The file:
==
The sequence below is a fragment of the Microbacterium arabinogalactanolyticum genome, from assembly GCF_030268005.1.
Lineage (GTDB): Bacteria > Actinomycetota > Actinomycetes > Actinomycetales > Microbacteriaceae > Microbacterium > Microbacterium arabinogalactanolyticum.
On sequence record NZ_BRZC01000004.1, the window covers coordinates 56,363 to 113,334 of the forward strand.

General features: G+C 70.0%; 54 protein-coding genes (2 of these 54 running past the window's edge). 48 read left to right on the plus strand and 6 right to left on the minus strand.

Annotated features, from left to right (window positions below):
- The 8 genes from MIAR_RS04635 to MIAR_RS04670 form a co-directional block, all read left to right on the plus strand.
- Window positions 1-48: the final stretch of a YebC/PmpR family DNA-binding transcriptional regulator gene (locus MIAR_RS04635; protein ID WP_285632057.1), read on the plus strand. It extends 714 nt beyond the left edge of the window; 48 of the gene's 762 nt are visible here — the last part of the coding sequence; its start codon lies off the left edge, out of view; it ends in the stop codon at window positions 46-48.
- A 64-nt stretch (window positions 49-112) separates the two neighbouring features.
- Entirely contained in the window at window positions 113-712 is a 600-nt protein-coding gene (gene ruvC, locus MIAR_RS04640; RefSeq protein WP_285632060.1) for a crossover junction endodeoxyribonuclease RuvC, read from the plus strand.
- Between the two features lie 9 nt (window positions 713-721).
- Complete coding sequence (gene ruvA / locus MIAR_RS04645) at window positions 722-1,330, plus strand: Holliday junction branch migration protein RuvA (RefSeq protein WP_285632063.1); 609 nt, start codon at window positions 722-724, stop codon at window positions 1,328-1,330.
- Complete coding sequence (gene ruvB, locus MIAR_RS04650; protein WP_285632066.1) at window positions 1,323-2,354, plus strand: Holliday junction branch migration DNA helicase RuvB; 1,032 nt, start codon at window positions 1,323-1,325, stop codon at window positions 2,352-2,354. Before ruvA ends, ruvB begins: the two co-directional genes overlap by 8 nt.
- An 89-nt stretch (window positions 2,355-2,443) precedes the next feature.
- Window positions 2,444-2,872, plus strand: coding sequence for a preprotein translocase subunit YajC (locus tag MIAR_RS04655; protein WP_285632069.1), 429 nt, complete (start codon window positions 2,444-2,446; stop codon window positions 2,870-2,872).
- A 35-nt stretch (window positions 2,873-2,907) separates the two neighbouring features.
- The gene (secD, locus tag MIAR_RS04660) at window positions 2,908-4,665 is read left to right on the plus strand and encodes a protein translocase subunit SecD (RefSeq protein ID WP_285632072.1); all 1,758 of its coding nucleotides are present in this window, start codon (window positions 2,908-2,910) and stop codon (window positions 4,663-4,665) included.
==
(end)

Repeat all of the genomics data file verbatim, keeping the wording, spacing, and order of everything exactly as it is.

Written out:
The sequence below is a fragment of the Microbacterium arabinogalactanolyticum genome, from assembly GCF_030268005.1.
Lineage (GTDB): Bacteria > Actinomycetota > Actinomycetes > Actinomycetales > Microbacteriaceae > Microbacterium > Microbacterium arabinogalactanolyticum.
On sequence record NZ_BRZC01000004.1, the window covers coordinates 56,363 to 113,334 of the forward strand.

General features: G+C 70.0%; 54 protein-coding genes (2 of these 54 running past the window's edge). 48 read left to right on the plus strand and 6 right to left on the minus strand.

Annotated features, from left to right (window positions below):
- The 8 genes from MIAR_RS04635 to MIAR_RS04670 form a co-directional block, all read left to right on the plus strand.
- Window positions 1-48: the final stretch of a YebC/PmpR family DNA-binding transcriptional regulator gene (locus MIAR_RS04635; protein ID WP_285632057.1), read on the plus strand. It extends 714 nt beyond the left edge of the window; 48 of the gene's 762 nt are visible here — the last part of the coding sequence; its start codon lies off the left edge, out of view; it ends in the stop codon at window positions 46-48.
- A 64-nt stretch (window positions 49-112) separates the two neighbouring features.
- Entirely contained in the window at window positions 113-712 is a 600-nt protein-coding gene (gene ruvC, locus MIAR_RS04640; RefSeq protein WP_285632060.1) for a crossover junction endodeoxyribonuclease RuvC, read from the plus strand.
- Between the two features lie 9 nt (window positions 713-721).
- Complete coding sequence (gene ruvA / locus MIAR_RS04645) at window positions 722-1,330, plus strand: Holliday junction branch migration protein RuvA (RefSeq protein WP_285632063.1); 609 nt, start codon at window positions 722-724, stop codon at window positions 1,328-1,330.
- Complete coding sequence (gene ruvB, locus MIAR_RS04650; protein WP_285632066.1) at window positions 1,323-2,354, plus strand: Holliday junction branch migration DNA helicase RuvB; 1,032 nt, start codon at window positions 1,323-1,325, stop codon at window positions 2,352-2,354. Before ruvA ends, ruvB begins: the two co-directional genes overlap by 8 nt.
- An 89-nt stretch (window positions 2,355-2,443) precedes the next feature.
- Window positions 2,444-2,872, plus strand: coding sequence for a preprotein translocase subunit YajC (locus tag MIAR_RS04655; protein WP_285632069.1), 429 nt, complete (start codon window positions 2,444-2,446; stop codon window positions 2,870-2,872).
- A 35-nt stretch (window positions 2,873-2,907) separates the two neighbouring features.
- The gene (secD, locus tag MIAR_RS04660) at window positions 2,908-4,665 is read left to right on the plus strand and encodes a protein translocase subunit SecD (RefSeq protein ID WP_285632072.1); all 1,758 of its coding nucleotides are present in this window, start codon (window positions 2,908-2,910) and stop codon (window positions 4,663-4,665) included.